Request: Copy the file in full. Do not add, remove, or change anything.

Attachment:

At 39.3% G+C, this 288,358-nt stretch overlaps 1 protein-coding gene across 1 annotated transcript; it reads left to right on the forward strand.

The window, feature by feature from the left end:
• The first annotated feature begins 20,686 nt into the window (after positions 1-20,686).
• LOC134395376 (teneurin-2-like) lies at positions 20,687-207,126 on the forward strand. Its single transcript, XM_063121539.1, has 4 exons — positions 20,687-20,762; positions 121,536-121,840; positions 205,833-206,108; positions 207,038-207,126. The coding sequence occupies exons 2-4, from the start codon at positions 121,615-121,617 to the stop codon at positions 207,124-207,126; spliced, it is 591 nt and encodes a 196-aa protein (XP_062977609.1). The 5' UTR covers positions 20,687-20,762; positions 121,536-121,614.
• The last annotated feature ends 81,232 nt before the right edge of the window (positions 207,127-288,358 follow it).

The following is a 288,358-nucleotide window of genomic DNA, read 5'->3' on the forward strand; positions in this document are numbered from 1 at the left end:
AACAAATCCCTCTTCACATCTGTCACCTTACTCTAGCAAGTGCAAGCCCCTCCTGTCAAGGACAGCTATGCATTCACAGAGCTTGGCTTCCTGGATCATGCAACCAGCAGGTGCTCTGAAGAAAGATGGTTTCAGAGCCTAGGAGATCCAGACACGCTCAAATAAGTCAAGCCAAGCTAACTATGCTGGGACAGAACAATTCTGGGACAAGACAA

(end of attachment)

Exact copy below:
At 39.3% G+C, this 288,358-nt stretch overlaps 1 protein-coding gene across 1 annotated transcript; it reads left to right on the forward strand.

The window, feature by feature from the left end:
• The first annotated feature begins 20,686 nt into the window (after positions 1-20,686).
• LOC134395376 (teneurin-2-like) lies at positions 20,687-207,126 on the forward strand. Its single transcript, XM_063121539.1, has 4 exons — positions 20,687-20,762; positions 121,536-121,840; positions 205,833-206,108; positions 207,038-207,126. The coding sequence occupies exons 2-4, from the start codon at positions 121,615-121,617 to the stop codon at positions 207,124-207,126; spliced, it is 591 nt and encodes a 196-aa protein (XP_062977609.1). The 5' UTR covers positions 20,687-20,762; positions 121,536-121,614.
• The last annotated feature ends 81,232 nt before the right edge of the window (positions 207,127-288,358 follow it).

The following is a 288,358-nucleotide window of genomic DNA, read 5'->3' on the forward strand; positions in this document are numbered from 1 at the left end:
AACAAATCCCTCTTCACATCTGTCACCTTACTCTAGCAAGTGCAAGCCCCTCCTGTCAAGGACAGCTATGCATTCACAGAGCTTGGCTTCCTGGATCATGCAACCAGCAGGTGCTCTGAAGAAAGATGGTTTCAGAGCCTAGGAGATCCAGACACGCTCAAATAAGTCAAGCCAAGCTAACTATGCTGGGACAGAACAATTCTGGGACAAGACAA